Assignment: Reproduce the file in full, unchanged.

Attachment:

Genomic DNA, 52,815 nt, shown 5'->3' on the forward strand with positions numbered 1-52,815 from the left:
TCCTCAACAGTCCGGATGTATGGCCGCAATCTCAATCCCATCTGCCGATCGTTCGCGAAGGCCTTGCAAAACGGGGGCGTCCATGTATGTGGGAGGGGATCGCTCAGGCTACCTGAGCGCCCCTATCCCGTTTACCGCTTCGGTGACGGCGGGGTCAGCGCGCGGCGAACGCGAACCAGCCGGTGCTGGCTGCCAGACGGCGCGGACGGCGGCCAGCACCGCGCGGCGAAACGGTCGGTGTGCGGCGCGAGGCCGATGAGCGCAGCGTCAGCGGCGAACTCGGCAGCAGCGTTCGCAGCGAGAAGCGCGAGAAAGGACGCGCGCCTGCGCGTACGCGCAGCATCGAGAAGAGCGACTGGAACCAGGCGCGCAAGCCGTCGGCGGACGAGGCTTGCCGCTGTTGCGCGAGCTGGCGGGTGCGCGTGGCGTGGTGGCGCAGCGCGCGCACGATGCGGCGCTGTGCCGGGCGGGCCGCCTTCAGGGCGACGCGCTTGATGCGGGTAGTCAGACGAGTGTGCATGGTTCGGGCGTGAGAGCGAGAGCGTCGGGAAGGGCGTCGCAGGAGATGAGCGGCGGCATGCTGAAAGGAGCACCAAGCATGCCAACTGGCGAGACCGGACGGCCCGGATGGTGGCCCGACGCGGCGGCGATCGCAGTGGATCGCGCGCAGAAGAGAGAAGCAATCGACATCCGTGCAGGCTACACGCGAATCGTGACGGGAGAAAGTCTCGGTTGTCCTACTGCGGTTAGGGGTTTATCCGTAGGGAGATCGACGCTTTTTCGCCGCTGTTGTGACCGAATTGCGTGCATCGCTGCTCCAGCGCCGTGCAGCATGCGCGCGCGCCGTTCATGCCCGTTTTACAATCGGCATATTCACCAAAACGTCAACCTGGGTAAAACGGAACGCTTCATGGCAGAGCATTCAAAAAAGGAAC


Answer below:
Genomic DNA, 52,815 nt, shown 5'->3' on the forward strand with positions numbered 1-52,815 from the left:
TCCTCAACAGTCCGGATGTATGGCCGCAATCTCAATCCCATCTGCCGATCGTTCGCGAAGGCCTTGCAAAACGGGGGCGTCCATGTATGTGGGAGGGGATCGCTCAGGCTACCTGAGCGCCCCTATCCCGTTTACCGCTTCGGTGACGGCGGGGTCAGCGCGCGGCGAACGCGAACCAGCCGGTGCTGGCTGCCAGACGGCGCGGACGGCGGCCAGCACCGCGCGGCGAAACGGTCGGTGTGCGGCGCGAGGCCGATGAGCGCAGCGTCAGCGGCGAACTCGGCAGCAGCGTTCGCAGCGAGAAGCGCGAGAAAGGACGCGCGCCTGCGCGTACGCGCAGCATCGAGAAGAGCGACTGGAACCAGGCGCGCAAGCCGTCGGCGGACGAGGCTTGCCGCTGTTGCGCGAGCTGGCGGGTGCGCGTGGCGTGGTGGCGCAGCGCGCGCACGATGCGGCGCTGTGCCGGGCGGGCCGCCTTCAGGGCGACGCGCTTGATGCGGGTAGTCAGACGAGTGTGCATGGTTCGGGCGTGAGAGCGAGAGCGTCGGGAAGGGCGTCGCAGGAGATGAGCGGCGGCATGCTGAAAGGAGCACCAAGCATGCCAACTGGCGAGACCGGACGGCCCGGATGGTGGCCCGACGCGGCGGCGATCGCAGTGGATCGCGCGCAGAAGAGAGAAGCAATCGACATCCGTGCAGGCTACACGCGAATCGTGACGGGAGAAAGTCTCGGTTGTCCTACTGCGGTTAGGGGTTTATCCGTAGGGAGATCGACGCTTTTTCGCCGCTGTTGTGACCGAATTGCGTGCATCGCTGCTCCAGCGCCGTGCAGCATGCGCGCGCGCCGTTCATGCCCGTTTTACAATCGGCATATTCACCAAAACGTCAACCTGGGTAAAACGGAACGCTTCATGGCAGAGCATTCAAAAAAGGAAC